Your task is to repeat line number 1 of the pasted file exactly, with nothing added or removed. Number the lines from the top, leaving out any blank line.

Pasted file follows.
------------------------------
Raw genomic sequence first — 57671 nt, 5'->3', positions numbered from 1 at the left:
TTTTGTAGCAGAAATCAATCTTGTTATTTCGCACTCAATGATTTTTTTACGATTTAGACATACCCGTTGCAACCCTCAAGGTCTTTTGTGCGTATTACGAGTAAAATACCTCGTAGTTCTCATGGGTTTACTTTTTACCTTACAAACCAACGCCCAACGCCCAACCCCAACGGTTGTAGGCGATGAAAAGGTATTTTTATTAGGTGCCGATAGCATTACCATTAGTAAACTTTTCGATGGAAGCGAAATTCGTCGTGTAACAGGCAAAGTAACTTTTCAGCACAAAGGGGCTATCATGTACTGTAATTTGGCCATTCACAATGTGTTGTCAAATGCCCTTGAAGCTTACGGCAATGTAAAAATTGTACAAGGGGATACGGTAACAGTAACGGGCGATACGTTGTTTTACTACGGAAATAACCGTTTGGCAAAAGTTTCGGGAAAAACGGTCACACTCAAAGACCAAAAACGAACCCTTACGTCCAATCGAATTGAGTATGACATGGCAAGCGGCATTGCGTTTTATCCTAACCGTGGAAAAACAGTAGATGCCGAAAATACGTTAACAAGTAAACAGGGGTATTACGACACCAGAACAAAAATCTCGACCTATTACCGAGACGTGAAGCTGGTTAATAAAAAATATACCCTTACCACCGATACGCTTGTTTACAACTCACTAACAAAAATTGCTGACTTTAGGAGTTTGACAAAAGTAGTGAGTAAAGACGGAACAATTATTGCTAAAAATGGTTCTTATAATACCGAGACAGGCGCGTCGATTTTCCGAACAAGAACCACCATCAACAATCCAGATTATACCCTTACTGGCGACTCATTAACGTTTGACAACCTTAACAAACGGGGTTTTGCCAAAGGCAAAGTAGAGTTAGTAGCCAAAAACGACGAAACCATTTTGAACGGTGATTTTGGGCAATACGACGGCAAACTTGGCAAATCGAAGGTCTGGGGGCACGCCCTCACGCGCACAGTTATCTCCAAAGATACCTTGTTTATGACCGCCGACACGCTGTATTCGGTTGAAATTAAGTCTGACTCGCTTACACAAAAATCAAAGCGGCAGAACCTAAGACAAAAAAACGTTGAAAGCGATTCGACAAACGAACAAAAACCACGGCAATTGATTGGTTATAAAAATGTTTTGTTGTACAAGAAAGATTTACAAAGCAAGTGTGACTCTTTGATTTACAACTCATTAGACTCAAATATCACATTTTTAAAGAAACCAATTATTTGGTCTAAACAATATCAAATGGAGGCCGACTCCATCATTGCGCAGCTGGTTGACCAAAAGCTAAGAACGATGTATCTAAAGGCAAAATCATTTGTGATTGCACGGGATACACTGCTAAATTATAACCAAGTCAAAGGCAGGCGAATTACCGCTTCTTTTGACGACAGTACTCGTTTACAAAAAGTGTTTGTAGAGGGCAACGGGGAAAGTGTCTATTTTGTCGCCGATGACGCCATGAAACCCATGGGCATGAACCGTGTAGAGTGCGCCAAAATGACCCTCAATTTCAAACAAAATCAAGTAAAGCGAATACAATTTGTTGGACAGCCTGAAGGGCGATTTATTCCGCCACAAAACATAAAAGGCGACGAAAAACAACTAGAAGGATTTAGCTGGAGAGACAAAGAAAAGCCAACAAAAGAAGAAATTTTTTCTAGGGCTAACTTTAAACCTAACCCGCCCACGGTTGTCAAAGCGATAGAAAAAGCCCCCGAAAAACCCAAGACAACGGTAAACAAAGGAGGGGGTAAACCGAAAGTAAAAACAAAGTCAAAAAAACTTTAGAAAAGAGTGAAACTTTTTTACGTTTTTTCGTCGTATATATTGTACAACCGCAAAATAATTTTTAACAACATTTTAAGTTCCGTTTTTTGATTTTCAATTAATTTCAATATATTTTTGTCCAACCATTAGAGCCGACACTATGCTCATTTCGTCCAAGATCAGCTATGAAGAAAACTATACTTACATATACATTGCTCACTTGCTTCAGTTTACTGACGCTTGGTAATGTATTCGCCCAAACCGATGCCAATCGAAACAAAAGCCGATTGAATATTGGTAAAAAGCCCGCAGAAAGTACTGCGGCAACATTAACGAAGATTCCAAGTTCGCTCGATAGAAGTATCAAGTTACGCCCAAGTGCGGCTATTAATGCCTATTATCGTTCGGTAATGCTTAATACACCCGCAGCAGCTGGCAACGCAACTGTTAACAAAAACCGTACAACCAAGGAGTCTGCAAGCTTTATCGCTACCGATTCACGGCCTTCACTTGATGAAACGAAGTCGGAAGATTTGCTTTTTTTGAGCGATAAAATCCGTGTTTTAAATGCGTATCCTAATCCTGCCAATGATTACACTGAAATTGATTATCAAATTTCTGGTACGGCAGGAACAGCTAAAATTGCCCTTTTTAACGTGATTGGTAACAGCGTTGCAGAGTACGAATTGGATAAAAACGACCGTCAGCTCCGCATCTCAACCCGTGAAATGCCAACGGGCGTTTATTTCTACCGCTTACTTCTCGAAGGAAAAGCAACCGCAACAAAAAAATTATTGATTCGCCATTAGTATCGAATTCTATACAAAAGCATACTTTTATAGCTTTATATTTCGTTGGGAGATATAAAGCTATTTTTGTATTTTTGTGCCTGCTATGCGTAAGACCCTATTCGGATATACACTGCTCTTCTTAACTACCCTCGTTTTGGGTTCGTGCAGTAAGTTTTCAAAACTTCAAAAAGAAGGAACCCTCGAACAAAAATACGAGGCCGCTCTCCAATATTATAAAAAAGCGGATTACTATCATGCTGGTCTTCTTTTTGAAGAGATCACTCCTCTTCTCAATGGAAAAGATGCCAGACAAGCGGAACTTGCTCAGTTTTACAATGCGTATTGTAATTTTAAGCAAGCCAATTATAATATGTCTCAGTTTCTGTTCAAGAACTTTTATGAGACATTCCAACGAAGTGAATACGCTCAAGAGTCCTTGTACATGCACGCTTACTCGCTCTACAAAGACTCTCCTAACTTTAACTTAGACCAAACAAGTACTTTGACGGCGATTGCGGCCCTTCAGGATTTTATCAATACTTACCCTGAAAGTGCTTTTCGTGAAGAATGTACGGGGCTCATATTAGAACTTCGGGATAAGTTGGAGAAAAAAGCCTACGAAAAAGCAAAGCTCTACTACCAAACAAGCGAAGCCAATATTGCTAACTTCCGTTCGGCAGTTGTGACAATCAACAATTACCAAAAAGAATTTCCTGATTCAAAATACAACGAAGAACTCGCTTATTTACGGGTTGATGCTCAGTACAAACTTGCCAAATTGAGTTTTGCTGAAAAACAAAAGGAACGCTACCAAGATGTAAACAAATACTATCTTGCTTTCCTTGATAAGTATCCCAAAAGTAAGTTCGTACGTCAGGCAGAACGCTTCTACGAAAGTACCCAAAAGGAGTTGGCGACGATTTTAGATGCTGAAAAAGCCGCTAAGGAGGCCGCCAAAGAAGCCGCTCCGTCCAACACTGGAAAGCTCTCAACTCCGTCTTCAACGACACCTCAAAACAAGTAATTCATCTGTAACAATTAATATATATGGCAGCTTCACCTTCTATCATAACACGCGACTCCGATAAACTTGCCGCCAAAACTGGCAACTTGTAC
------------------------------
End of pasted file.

Raw genomic sequence first — 57671 nt, 5'->3', positions numbered from 1 at the left: